Chapter 8 – Constant Capital and Variable Capital
This chapter introduces the important concepts of constant and variable capital.
Marx argues that the value of the product is made up of the value added by the worker, on the one hand, and the value transferred from the means of production to the product.
This division corresponds to the division between abstract labour (the expenditure of socially necessary labour-time) and concrete labour (the production of a specific product by a specific kind of labour).
Constant capital is “that part of capital…which is turned into means of production (and) does not undergo any quantitative alteration in value in the process of production”
Machines cannot create value.
Variable capital is “that part of capital which is turned into labour-power and does undergo an alteration of value in the process of production” (p. 317)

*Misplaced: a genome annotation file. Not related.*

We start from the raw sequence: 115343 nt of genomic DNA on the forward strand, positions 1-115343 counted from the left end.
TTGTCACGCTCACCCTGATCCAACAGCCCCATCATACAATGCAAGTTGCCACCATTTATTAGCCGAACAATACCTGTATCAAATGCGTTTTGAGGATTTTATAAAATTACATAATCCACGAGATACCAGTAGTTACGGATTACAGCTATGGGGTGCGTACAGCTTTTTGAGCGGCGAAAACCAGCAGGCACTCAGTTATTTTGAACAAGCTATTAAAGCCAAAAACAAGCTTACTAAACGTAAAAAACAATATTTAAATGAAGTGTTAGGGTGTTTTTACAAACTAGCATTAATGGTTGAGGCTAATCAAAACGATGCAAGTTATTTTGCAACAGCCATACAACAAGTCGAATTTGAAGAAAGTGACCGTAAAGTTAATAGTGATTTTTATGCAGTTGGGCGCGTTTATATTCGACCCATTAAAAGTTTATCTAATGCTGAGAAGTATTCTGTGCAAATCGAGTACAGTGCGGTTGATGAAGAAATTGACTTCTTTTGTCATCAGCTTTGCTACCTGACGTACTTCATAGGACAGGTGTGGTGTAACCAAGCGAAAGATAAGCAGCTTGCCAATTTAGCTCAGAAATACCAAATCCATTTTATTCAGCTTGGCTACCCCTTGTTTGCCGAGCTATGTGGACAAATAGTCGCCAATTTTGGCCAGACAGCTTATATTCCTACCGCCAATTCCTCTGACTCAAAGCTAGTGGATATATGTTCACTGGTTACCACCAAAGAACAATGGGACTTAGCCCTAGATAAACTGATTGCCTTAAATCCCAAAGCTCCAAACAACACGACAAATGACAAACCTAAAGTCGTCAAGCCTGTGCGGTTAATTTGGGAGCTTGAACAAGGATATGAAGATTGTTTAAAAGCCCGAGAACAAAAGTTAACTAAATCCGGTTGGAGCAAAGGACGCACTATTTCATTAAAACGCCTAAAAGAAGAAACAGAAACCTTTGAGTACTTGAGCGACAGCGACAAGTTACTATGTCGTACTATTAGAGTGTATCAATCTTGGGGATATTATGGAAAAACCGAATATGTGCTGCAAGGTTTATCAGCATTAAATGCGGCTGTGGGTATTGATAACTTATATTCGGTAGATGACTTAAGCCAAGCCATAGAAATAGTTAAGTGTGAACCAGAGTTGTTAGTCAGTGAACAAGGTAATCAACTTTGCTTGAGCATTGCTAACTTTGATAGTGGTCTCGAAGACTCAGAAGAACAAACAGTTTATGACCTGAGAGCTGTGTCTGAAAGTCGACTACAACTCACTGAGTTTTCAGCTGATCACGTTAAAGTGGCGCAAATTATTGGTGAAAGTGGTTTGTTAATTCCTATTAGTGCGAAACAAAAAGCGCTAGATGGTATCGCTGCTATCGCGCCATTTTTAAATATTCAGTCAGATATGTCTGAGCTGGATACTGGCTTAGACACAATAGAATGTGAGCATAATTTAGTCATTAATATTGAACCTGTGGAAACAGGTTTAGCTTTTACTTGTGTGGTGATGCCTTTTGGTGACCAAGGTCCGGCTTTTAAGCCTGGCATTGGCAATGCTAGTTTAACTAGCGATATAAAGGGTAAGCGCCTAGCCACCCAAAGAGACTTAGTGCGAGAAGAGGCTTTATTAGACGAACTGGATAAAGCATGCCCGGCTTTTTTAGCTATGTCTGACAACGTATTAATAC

For Marx capital is not simply the means of production.
Capital is a sum of money (value) laid out on means of production and labour power.
Labour-power has the unique property of creating value anew as it is used up.
Living labour resuscitates the value of dead labour congealed in past products.
Productive consumption is past labour that gets consumed in a current labour process to make an entirely new use-value; individual consumption is what gets consumed by people as they reproduce themselves.
There is a lot of past labour stored in fields, cities & physical infrastructure.
Chapter 9 – The Rate of Surplus-Value
This chapter introduces the concept of the rate of SV (rate of exploitation).
The total value of the commodity is made up of the value of constant capital, variable capital & surplus value (c+v+s).